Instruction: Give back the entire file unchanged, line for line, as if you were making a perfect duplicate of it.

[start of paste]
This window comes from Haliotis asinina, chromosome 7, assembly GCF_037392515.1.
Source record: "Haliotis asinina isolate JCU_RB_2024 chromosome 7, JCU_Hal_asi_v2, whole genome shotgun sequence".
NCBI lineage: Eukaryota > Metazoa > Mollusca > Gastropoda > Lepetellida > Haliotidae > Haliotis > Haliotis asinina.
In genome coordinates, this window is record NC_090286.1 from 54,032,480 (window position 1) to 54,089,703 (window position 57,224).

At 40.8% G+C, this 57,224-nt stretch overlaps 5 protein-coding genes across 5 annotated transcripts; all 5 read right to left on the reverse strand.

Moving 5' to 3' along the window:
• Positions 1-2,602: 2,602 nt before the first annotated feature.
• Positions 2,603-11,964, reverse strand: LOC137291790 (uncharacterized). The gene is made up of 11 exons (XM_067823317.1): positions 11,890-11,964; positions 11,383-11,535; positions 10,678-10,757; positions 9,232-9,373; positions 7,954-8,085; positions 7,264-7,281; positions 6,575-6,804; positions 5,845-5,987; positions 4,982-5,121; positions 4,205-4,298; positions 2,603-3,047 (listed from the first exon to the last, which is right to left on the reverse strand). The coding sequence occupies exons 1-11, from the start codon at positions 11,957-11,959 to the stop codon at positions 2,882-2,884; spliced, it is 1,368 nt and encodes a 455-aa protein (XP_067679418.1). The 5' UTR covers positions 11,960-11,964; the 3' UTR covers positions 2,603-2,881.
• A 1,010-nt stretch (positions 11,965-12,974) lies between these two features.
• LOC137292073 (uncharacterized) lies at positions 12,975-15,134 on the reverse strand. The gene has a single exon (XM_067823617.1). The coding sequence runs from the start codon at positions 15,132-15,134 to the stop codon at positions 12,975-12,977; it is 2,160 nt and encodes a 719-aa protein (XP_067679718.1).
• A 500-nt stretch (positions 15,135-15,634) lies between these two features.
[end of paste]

This window comes from Haliotis asinina, chromosome 7, assembly GCF_037392515.1.
Source record: "Haliotis asinina isolate JCU_RB_2024 chromosome 7, JCU_Hal_asi_v2, whole genome shotgun sequence".
NCBI lineage: Eukaryota > Metazoa > Mollusca > Gastropoda > Lepetellida > Haliotidae > Haliotis > Haliotis asinina.
In genome coordinates, this window is record NC_090286.1 from 54,032,480 (window position 1) to 54,089,703 (window position 57,224).

At 40.8% G+C, this 57,224-nt stretch overlaps 5 protein-coding genes across 5 annotated transcripts; all 5 read right to left on the reverse strand.

Moving 5' to 3' along the window:
• Positions 1-2,602: 2,602 nt before the first annotated feature.
• Positions 2,603-11,964, reverse strand: LOC137291790 (uncharacterized). The gene is made up of 11 exons (XM_067823317.1): positions 11,890-11,964; positions 11,383-11,535; positions 10,678-10,757; positions 9,232-9,373; positions 7,954-8,085; positions 7,264-7,281; positions 6,575-6,804; positions 5,845-5,987; positions 4,982-5,121; positions 4,205-4,298; positions 2,603-3,047 (listed from the first exon to the last, which is right to left on the reverse strand). The coding sequence occupies exons 1-11, from the start codon at positions 11,957-11,959 to the stop codon at positions 2,882-2,884; spliced, it is 1,368 nt and encodes a 455-aa protein (XP_067679418.1). The 5' UTR covers positions 11,960-11,964; the 3' UTR covers positions 2,603-2,881.
• A 1,010-nt stretch (positions 11,965-12,974) lies between these two features.
• LOC137292073 (uncharacterized) lies at positions 12,975-15,134 on the reverse strand. The gene has a single exon (XM_067823617.1). The coding sequence runs from the start codon at positions 15,132-15,134 to the stop codon at positions 12,975-12,977; it is 2,160 nt and encodes a 719-aa protein (XP_067679718.1).
• A 500-nt stretch (positions 15,135-15,634) lies between these two features.